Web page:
The warm weather of summer is something that we all look forward to when tolerating the frost of winter, but it can be easy to forget about the health risks that the rising temperatures pose to our furry friends.
In the winter, we do everything we can to keep our pets warm so they do not spend all day shaking and run the risk of falling seriously ill. In the summer, we, at Pet Tags are like anyone else and look forward to getting out and soaking up the sun.
You will undoubtedly have been given warnings about staying out in the sun for too long, and what precautions to take. This also goes for our pets, who arguably suffer more than we do on the account they walk around all day in a fur coat.
Monday 3rd July is known as Stay Out of the Sun Day, which highlights the health risks of staying out in the sun without the proper protection for too long. Heat exhaustion can kill pets when owners do not take precautions.
One of the most common mistakes by owners is leaving dogs in hot cars without allowing air to circulate. If possible, owners should never leave dogs unattended inside a vehicle, and should always leave a window wound down when they are a passenger.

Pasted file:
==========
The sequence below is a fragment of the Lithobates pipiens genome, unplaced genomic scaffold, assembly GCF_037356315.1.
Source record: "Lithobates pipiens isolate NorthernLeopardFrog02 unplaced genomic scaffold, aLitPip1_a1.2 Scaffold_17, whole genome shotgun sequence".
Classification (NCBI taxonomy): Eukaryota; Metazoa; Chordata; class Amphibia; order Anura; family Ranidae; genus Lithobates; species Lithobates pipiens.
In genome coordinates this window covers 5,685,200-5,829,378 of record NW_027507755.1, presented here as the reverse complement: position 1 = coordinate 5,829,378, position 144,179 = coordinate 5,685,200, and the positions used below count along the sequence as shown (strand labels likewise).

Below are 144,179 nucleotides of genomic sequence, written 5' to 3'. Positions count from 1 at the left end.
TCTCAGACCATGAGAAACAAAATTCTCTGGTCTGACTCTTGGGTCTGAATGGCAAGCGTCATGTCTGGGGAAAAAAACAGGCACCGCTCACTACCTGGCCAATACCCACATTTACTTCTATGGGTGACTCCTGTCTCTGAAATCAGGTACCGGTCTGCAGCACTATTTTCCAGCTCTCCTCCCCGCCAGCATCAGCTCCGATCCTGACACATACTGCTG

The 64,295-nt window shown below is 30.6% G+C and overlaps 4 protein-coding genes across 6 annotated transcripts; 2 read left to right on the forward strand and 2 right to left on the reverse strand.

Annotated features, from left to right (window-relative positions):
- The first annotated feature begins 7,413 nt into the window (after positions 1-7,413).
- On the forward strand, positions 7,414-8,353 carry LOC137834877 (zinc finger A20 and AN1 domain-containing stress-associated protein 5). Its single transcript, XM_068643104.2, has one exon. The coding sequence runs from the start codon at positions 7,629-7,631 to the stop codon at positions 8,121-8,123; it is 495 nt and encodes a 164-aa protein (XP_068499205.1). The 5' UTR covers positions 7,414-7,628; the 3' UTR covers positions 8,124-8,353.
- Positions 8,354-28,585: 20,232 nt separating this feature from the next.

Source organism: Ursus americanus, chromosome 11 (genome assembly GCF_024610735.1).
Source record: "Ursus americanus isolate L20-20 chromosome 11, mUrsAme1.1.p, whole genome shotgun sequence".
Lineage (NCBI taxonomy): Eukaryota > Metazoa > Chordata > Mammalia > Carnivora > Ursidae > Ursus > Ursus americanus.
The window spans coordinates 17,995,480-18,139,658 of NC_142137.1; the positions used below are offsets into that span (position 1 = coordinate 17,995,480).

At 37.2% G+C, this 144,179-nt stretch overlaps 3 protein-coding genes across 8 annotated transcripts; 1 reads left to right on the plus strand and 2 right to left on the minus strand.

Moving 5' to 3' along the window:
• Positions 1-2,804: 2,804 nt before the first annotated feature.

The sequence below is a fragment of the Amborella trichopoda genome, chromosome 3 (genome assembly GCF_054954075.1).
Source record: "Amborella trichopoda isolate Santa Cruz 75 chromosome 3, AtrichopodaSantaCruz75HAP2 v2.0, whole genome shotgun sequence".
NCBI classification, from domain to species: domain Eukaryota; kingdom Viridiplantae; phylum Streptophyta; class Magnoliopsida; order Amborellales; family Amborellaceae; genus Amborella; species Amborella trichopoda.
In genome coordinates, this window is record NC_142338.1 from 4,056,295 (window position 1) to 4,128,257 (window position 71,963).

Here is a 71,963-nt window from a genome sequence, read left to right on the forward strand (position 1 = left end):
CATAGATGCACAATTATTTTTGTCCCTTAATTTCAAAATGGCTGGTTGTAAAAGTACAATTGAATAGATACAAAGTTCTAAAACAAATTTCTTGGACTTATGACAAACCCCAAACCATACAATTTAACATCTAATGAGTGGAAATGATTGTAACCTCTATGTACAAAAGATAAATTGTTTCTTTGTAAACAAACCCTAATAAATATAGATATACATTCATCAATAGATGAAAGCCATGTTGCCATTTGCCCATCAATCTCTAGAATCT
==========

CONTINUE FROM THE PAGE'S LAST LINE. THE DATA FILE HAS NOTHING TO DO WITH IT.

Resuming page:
Just as we are advised to keep a bottle of water handy for ourselves, we should also make sure to keep water available for our pets. Dog and cats will drink more than their usual amount, so be sure to check that water bowls are kept topped up.
When out and about, try and keep walks to a minimum and incorporate breaks in shaded areas. Pet Tags highly recommend carrying a bowl that you can fill with water for your pet when you take the time to sit down for a break. Do your best to make sure that they drink before setting off again.
Various breeds of dogs are more susceptible to overheating than others, either because they are double-coated such as Labradors or small-nosed like Bulldogs and have trouble panting. Make sure that you have done your research on your breed of pet, as this will help you to know exactly what precautions to take to suit your dog.
We take the health and security of our pets seriously; whether that involves ensuring they do not overheat in the summer or making sure that they are wearing a dog tag in the unlikely case that they run off.